“It’s clear they are taking this very seriously. It’s a problem for companies like ours if Microsoft doesn’t support the open standards we all apply, because many Web sites are designed to work with IE, which means our browsers won’t always work out of the box.”

Tetzchner said that he hopes the Commission does not apply the same remedy it did in its last ruling against Microsoft, where Microsoft was ordered to offer a second version of Windows alongside the regular version of the software, but lacking a bundled copy of Windows Media Player.

“That’s not really what we are looking for as a remedy for the bundling of IE. The only way to give users a genuine choice is to strip out IE from Windows and either replace it with a rival browser or offer users a list of browsers to choose from.” said Tetzchner.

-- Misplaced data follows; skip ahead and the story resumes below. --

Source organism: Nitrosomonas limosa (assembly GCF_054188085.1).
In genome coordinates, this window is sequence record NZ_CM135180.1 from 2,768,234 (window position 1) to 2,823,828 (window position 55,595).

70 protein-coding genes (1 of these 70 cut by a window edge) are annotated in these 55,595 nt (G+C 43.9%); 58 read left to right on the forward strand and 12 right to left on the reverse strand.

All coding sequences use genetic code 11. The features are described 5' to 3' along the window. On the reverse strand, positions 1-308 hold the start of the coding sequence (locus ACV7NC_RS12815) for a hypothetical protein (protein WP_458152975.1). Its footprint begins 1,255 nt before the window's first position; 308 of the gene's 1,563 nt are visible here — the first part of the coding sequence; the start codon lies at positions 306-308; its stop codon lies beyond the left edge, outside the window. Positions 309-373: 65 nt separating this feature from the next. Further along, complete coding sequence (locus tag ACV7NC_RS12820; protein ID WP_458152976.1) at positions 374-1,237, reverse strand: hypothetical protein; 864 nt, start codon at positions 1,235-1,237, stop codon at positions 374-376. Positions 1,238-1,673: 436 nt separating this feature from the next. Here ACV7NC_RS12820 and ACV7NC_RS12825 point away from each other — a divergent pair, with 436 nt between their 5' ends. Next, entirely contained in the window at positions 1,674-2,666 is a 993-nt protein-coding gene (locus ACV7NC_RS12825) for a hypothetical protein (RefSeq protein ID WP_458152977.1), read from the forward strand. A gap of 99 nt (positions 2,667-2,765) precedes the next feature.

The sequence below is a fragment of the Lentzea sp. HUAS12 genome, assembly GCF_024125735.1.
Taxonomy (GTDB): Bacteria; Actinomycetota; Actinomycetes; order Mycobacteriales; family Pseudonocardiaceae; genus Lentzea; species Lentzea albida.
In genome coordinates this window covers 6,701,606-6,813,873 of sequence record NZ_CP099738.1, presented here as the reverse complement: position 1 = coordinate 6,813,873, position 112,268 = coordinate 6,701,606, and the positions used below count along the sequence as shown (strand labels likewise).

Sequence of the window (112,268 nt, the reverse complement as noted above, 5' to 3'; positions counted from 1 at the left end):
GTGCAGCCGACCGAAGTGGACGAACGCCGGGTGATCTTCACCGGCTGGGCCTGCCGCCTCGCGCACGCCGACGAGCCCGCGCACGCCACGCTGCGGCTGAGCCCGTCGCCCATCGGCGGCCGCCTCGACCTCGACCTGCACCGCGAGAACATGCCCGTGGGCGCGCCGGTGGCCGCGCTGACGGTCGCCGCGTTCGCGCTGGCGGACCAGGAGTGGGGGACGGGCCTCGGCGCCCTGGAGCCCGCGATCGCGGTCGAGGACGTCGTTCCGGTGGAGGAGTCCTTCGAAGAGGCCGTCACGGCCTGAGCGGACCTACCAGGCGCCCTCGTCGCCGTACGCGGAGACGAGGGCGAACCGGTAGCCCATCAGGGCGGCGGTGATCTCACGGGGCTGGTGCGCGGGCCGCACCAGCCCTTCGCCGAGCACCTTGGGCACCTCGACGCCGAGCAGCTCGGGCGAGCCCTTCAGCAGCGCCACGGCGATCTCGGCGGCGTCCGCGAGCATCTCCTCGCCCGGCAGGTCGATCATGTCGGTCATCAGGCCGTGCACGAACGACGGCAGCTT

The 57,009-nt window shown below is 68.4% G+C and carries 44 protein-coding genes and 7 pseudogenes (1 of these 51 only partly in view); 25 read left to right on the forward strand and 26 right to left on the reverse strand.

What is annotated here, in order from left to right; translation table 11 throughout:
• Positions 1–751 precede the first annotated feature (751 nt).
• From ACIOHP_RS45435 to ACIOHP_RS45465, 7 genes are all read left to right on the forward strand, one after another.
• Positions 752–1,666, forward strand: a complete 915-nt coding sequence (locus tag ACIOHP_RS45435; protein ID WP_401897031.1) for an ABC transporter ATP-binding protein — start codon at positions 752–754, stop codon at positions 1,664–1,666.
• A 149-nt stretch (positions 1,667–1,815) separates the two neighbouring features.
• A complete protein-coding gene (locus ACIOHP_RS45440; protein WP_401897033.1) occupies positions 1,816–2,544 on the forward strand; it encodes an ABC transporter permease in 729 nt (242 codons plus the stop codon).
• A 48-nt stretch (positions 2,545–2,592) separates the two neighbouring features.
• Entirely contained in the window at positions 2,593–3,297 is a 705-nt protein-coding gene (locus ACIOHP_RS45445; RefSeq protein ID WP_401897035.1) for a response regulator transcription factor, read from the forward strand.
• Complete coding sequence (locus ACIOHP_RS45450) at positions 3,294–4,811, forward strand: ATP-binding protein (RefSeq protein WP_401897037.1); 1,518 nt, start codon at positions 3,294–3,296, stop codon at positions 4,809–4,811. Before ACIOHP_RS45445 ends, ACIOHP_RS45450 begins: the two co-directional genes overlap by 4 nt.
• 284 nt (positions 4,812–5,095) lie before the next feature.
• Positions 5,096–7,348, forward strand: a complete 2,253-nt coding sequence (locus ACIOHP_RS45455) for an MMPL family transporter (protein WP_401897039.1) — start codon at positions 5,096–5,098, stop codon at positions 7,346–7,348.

At the same time the Commission opened this investigation into the bundling of Internet Explorer, they also opened a separate probe to see if Microsoft is actively withholding information from companies that want to make products compatible with its Microsoft Office productivity suite.

  • jhansonxi
    Removing IE would help security but I don't know if Opera is any better. Opera is not a bad browser and is cross-platform but who is going to bother writing malware for it with such a low market share?
    Reply
  • curnel_D
    It seems like the European union is more intent on bullying american companies into paying them billions of dollars than actually giving every company a fair shot.